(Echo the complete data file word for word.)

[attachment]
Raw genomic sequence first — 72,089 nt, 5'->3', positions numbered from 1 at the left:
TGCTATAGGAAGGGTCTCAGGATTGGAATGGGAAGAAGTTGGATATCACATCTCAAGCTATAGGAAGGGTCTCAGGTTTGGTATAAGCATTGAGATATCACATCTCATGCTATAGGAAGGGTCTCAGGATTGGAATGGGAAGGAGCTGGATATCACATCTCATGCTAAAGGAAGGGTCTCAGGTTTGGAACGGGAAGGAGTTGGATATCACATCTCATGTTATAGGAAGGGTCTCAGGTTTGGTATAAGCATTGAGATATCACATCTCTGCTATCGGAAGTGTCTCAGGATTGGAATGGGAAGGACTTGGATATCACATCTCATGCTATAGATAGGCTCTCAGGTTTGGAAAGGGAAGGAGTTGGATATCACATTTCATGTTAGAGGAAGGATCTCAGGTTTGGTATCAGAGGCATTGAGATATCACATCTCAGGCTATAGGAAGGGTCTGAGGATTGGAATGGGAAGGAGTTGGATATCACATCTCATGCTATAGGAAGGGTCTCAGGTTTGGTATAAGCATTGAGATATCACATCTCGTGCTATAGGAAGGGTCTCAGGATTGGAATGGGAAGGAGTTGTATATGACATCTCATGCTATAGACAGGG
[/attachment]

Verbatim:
Raw genomic sequence first — 72,089 nt, 5'->3', positions numbered from 1 at the left:
TGCTATAGGAAGGGTCTCAGGATTGGAATGGGAAGAAGTTGGATATCACATCTCAAGCTATAGGAAGGGTCTCAGGTTTGGTATAAGCATTGAGATATCACATCTCATGCTATAGGAAGGGTCTCAGGATTGGAATGGGAAGGAGCTGGATATCACATCTCATGCTAAAGGAAGGGTCTCAGGTTTGGAACGGGAAGGAGTTGGATATCACATCTCATGTTATAGGAAGGGTCTCAGGTTTGGTATAAGCATTGAGATATCACATCTCTGCTATCGGAAGTGTCTCAGGATTGGAATGGGAAGGACTTGGATATCACATCTCATGCTATAGATAGGCTCTCAGGTTTGGAAAGGGAAGGAGTTGGATATCACATTTCATGTTAGAGGAAGGATCTCAGGTTTGGTATCAGAGGCATTGAGATATCACATCTCAGGCTATAGGAAGGGTCTGAGGATTGGAATGGGAAGGAGTTGGATATCACATCTCATGCTATAGGAAGGGTCTCAGGTTTGGTATAAGCATTGAGATATCACATCTCGTGCTATAGGAAGGGTCTCAGGATTGGAATGGGAAGGAGTTGTATATGACATCTCATGCTATAGACAGGG